Can the Web make people more fit?
It’s a question hot on the minds of everyone from health insurers to gym owners to public health officials. Although millions of dollars a year are being spent designing promotional ads and social media campaigns, they clearly aren’t working: more than 43 percent of Americans get insufficient levels of daily exercise, and nearly a third are obese.
In a new study, researchers at the University of Pennsylvania, led by professor Damon Centola of the Annenberg School for Communication and the School of Engineering and Applied Sciences, have found a way to make the Web — and social media — more effective for improving people’s exercise habits.
The study, recently published in the journal Preventive Medicine Reports, tested a fitness motivator that can be more effective — and vastly cheaper — than promotional advertisements: program-assigned “health buddies.”
In a randomized controlled trial, the researchers created a website where 217 graduate students enrolled in free exercise classes at the University of Pennsylvania gym.
Part of the group also received promotional messages from the University, including highly engaging motivational videos and infographics emphasizing fitness tips and the importance of exercise.
Meanwhile, another part of the group saw no advertising messages. Instead, members of this group were placed into social networks with six of their peers. While these peer groups remained anonymous to one another, participants were regularly updated on each other’s fitness achievements. They could monitor each other’s progress on the website, and when one signed up for a weightlifting or yoga class, for example, the others were notified by email.
As a control group for the two interventions, a final group of participants received no further follow-up through the study.
By the end of the 13 week study, the findings were clear. Promotional messages caused an initial bump in class attendance, but the motivational effects quickly wore off. The promotional messages had almost no long term effect on class participation.
Program-assigned “buddies,” on the other hand, were much more effective at motivating people to exercise. As the weeks went by, the motivating effects increased, producing a substantial growth in enrollment levels among people in peer networks.
The study utilized a model developed through Centola’s previous research on online group dynamics. While in most popular social networks, signals are mixed between positive and negative — one friend might talk about enjoying a spin class while another might revel in a night spent eating pizza on the couch — the network in this study provided live updates only about positive exercise behavior.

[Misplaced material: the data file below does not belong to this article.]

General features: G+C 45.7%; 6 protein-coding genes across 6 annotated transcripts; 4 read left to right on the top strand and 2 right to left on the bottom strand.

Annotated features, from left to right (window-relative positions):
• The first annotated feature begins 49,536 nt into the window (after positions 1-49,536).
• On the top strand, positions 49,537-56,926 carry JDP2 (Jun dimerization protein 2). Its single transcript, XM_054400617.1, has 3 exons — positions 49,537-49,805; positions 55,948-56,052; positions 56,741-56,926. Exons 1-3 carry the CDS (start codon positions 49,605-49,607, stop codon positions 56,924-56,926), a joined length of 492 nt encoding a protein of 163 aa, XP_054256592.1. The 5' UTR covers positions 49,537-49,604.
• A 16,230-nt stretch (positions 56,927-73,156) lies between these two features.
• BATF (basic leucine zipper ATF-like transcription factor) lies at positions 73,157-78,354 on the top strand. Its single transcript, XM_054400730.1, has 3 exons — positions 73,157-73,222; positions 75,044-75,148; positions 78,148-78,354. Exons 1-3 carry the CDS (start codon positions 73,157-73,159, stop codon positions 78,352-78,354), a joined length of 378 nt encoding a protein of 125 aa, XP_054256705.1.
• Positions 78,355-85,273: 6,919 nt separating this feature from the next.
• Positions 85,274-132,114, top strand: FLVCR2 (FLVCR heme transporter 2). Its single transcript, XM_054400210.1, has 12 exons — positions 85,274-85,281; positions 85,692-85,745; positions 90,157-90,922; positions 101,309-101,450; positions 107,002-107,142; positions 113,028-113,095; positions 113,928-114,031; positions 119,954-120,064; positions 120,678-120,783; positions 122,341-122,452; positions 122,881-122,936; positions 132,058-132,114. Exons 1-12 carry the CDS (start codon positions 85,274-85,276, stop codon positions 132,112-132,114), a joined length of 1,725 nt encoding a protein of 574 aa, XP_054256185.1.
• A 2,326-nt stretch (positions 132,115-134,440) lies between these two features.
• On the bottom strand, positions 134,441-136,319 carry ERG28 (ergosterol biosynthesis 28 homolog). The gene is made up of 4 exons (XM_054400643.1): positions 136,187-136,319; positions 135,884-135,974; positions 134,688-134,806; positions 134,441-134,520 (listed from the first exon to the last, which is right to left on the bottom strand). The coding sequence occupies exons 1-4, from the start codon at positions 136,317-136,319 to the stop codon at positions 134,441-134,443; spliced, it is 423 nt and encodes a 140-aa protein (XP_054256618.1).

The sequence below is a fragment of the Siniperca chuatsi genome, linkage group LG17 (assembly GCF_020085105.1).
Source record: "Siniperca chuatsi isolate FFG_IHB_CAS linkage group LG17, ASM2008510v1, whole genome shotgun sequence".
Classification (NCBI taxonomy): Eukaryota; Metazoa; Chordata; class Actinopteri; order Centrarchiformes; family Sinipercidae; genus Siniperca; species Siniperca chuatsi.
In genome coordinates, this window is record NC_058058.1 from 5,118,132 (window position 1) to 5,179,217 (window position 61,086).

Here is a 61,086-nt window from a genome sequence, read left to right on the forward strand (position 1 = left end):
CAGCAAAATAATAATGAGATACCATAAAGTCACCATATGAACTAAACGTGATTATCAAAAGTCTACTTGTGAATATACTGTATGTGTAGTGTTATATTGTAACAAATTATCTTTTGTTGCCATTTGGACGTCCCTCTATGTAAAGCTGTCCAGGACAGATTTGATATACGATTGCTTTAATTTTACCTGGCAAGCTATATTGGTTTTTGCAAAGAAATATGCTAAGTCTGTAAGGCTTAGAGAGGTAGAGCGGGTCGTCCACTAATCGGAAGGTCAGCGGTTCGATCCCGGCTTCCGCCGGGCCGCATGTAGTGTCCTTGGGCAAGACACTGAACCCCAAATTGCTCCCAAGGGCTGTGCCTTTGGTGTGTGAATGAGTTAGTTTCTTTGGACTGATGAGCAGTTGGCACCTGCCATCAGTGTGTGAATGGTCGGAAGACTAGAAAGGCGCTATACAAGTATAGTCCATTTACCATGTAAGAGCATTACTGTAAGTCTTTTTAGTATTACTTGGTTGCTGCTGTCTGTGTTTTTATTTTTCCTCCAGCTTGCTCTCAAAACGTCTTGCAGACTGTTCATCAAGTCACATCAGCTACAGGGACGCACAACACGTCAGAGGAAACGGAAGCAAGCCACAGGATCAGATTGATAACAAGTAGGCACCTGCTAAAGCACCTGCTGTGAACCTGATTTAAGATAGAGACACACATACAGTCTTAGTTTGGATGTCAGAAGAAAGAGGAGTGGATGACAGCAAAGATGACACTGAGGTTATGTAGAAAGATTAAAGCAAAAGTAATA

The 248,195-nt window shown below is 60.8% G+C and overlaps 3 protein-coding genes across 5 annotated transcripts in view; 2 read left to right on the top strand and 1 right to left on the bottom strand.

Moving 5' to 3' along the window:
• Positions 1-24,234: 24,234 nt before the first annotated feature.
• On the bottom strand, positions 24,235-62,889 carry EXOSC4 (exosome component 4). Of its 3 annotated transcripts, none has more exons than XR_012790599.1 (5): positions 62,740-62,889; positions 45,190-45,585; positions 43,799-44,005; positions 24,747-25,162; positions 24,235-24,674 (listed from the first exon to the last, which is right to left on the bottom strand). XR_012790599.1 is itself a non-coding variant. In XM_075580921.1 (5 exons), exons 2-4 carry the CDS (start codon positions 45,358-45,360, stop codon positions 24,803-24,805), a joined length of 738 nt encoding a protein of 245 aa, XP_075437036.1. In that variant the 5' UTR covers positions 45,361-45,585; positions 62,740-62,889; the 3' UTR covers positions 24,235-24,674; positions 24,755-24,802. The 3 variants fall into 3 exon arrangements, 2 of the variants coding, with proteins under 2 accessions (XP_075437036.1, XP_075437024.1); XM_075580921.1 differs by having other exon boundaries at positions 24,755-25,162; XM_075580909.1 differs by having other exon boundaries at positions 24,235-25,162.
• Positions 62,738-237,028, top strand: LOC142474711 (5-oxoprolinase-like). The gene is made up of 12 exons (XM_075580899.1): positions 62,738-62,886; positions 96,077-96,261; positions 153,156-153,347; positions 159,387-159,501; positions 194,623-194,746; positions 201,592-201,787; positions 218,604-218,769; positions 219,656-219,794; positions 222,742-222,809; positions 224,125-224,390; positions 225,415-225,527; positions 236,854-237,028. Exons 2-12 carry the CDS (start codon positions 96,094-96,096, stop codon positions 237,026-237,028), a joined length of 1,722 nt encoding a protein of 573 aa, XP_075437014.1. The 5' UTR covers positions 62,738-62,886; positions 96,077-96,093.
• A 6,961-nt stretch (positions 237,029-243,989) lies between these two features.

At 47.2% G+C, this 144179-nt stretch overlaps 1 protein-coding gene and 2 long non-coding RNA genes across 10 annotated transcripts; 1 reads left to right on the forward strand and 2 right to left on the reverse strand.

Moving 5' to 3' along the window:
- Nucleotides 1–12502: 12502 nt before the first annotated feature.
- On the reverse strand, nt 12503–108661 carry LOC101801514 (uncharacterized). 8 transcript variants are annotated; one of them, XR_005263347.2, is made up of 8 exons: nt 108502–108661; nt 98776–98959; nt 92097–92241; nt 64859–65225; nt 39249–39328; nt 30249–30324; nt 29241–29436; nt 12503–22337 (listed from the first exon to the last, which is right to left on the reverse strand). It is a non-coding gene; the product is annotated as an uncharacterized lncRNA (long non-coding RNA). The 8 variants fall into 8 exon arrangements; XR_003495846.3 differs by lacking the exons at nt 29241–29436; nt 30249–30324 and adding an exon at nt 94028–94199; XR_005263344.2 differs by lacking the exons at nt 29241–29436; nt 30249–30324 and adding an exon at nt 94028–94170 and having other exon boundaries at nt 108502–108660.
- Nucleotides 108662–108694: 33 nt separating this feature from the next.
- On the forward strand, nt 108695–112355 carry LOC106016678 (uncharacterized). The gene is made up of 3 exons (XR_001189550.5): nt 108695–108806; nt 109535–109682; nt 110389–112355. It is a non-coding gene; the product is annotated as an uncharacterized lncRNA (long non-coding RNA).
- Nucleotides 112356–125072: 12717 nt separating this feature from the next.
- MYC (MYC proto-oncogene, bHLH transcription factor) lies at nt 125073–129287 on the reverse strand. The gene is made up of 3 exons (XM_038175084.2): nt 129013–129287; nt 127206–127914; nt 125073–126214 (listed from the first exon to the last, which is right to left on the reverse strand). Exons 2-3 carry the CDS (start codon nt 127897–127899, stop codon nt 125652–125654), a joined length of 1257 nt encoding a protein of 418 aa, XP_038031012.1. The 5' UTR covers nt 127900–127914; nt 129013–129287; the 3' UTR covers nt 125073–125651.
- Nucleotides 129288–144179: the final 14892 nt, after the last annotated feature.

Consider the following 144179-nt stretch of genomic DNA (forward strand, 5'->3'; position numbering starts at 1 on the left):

“We were able to use the positive signals to form a reinforcing loop that pushed everyone to exercise more,” says Jingwen Zhang, an author on the study.
Scientists and entrepreneurs alike have long understood the power of social influence, both positive and negative, in real-world situations. For example, negative behavior signals like watching a peer smoke or drink, increase the likelihood that observers will follow suit. Or if a high schooler’s peers talk about how hard they studied for a test – a positive signal – he is more likely to hit the books too.
What this new study reveals is that these same positive behavior signals are also powerful in our online networks, and can be harnessed for the social good. This approach could be applied not only to encourage exercise, but also to promote vaccinations, medication compliance, and preventative care.
“While promotional messaging remains one of the standard ways of encouraging healthy behavior, it is also quite expensive,” says Centola. “What our results show is that you don’t necessarily need to generate new media content in order to reach people. You just have to put people into the right kind of social environment where they can interact with each other, and even anonymous social interaction will create behavior change.”
The participants, in fact, knew remarkably little about one another, yet the results indicate that even minimal exposure to social cues can have strong effects. Simply knowing that your peers are going to yoga class is effective motivation to get you into your workout clothes — and the technology required to share that information is incredibly cost-effective.
New experiments building on these findings are currently underway to explore why social networks are so effective for increasing participation. Centola and his team are testing whether people are better motivated by competition or by friendly social support. The answer has implications for the entire field of organizations using social tools to help people lose weight, stop smoking, and live healthier lives.
Research reported in this publication was supported by the National Cancer Institute of the National Institutes of Health under Award Number P20CA095856. The content is solely the responsibility of the authors and does not necessarily represent the official views of the National Institutes of Health.